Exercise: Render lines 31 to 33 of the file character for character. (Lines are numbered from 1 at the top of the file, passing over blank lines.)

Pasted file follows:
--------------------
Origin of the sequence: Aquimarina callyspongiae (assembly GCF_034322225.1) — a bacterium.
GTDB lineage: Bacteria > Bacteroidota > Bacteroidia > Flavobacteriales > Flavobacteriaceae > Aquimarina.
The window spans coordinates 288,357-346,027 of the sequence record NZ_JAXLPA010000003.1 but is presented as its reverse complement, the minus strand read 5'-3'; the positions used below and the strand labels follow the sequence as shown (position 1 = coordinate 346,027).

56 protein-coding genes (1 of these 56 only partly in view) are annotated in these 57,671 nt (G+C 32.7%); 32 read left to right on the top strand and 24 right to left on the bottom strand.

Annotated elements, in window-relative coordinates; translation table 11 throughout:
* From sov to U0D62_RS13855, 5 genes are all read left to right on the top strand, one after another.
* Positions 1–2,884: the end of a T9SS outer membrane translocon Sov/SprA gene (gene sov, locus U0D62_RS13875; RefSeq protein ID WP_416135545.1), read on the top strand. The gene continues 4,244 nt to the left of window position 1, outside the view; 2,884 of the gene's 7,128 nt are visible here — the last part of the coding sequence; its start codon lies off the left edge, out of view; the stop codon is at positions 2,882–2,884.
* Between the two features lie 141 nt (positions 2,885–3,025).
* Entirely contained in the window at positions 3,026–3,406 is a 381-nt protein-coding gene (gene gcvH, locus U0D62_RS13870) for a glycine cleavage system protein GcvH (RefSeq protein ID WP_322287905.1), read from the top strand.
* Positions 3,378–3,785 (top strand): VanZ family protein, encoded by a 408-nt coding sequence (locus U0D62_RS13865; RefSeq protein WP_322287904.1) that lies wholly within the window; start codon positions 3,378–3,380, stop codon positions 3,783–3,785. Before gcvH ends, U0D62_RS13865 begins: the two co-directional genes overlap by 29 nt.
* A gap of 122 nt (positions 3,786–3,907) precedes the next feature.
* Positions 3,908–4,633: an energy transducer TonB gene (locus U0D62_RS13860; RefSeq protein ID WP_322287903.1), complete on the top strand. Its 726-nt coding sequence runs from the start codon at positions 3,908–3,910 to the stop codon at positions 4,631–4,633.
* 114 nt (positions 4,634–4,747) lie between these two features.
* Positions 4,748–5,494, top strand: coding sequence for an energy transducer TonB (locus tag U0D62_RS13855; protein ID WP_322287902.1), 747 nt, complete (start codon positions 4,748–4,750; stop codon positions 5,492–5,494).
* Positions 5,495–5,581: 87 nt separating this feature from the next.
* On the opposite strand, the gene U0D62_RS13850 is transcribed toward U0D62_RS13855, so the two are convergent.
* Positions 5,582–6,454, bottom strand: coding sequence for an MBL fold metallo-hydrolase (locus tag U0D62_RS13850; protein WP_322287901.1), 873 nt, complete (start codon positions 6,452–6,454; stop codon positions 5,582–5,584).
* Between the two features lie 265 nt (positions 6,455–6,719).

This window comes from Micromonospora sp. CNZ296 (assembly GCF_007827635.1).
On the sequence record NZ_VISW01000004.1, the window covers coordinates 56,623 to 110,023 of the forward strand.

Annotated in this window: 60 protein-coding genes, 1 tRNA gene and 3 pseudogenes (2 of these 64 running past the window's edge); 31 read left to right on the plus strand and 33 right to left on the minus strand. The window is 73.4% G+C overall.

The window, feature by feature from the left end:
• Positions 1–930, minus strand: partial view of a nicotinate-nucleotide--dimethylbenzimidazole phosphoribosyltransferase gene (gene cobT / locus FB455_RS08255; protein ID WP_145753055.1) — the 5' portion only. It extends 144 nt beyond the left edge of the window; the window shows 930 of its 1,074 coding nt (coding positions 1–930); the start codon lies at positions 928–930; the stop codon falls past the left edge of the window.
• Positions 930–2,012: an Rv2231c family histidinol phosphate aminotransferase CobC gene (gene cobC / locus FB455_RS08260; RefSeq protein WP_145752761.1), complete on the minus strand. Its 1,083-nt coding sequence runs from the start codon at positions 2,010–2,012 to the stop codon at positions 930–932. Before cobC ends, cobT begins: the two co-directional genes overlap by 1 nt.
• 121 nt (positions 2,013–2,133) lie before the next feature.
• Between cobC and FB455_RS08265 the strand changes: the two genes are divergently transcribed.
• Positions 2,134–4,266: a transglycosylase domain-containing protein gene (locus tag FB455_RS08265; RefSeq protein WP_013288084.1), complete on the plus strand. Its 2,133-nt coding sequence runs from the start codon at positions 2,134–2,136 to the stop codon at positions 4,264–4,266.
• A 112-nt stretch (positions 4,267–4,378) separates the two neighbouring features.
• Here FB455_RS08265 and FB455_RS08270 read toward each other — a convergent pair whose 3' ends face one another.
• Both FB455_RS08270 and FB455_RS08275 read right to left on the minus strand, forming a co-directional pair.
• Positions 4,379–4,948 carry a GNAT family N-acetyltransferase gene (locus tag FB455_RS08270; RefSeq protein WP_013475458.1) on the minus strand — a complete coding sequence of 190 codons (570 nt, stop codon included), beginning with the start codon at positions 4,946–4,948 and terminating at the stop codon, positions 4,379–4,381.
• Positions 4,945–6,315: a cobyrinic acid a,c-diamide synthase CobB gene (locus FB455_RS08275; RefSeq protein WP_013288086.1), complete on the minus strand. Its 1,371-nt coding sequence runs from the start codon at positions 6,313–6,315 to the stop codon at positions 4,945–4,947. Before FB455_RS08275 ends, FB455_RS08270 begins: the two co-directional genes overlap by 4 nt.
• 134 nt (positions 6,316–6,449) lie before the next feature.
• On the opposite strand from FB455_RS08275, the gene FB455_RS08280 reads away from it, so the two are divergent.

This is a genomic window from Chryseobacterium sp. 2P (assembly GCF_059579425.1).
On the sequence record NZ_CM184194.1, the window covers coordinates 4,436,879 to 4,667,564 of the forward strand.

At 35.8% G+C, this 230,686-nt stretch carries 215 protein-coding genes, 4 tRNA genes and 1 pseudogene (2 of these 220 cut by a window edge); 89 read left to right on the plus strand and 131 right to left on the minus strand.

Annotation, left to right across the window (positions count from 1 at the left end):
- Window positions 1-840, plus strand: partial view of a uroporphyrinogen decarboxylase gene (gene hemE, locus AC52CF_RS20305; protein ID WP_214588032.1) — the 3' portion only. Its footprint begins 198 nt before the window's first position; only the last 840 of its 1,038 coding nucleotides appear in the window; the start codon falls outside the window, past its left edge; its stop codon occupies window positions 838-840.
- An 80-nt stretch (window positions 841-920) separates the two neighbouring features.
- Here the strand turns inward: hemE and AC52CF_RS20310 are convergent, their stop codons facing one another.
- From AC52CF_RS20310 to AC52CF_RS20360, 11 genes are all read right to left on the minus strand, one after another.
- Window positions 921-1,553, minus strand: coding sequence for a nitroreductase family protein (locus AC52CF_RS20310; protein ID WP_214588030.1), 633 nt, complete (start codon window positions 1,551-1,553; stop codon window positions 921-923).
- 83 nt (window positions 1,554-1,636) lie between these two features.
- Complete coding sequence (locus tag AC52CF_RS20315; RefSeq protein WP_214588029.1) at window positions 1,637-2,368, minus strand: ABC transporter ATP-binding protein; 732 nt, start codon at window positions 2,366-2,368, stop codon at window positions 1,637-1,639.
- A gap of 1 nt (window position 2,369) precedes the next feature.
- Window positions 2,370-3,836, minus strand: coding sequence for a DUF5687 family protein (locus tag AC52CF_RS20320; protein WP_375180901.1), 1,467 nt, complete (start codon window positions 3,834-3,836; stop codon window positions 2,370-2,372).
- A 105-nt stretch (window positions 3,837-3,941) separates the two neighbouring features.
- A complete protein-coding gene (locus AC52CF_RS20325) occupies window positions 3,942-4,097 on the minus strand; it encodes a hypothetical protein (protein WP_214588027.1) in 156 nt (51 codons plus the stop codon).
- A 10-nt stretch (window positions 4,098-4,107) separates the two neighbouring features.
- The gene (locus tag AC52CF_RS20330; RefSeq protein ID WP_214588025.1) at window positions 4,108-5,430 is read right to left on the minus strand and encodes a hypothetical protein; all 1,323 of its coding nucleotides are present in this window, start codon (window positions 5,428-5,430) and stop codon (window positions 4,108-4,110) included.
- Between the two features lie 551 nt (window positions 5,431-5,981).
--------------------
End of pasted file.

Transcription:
• Positions 4,379–4,948 carry a GNAT family N-acetyltransferase gene (locus tag FB455_RS08270; RefSeq protein WP_013475458.1) on the minus strand — a complete coding sequence of 190 codons (570 nt, stop codon included), beginning with the start codon at positions 4,946–4,948 and terminating at the stop codon, positions 4,379–4,381.
• Positions 4,945–6,315: a cobyrinic acid a,c-diamide synthase CobB gene (locus FB455_RS08275; RefSeq protein WP_013288086.1), complete on the minus strand. Its 1,371-nt coding sequence runs from the start codon at positions 6,313–6,315 to the stop codon at positions 4,945–4,947. Before FB455_RS08275 ends, FB455_RS08270 begins: the two co-directional genes overlap by 4 nt.
• 134 nt (positions 6,316–6,449) lie before the next feature.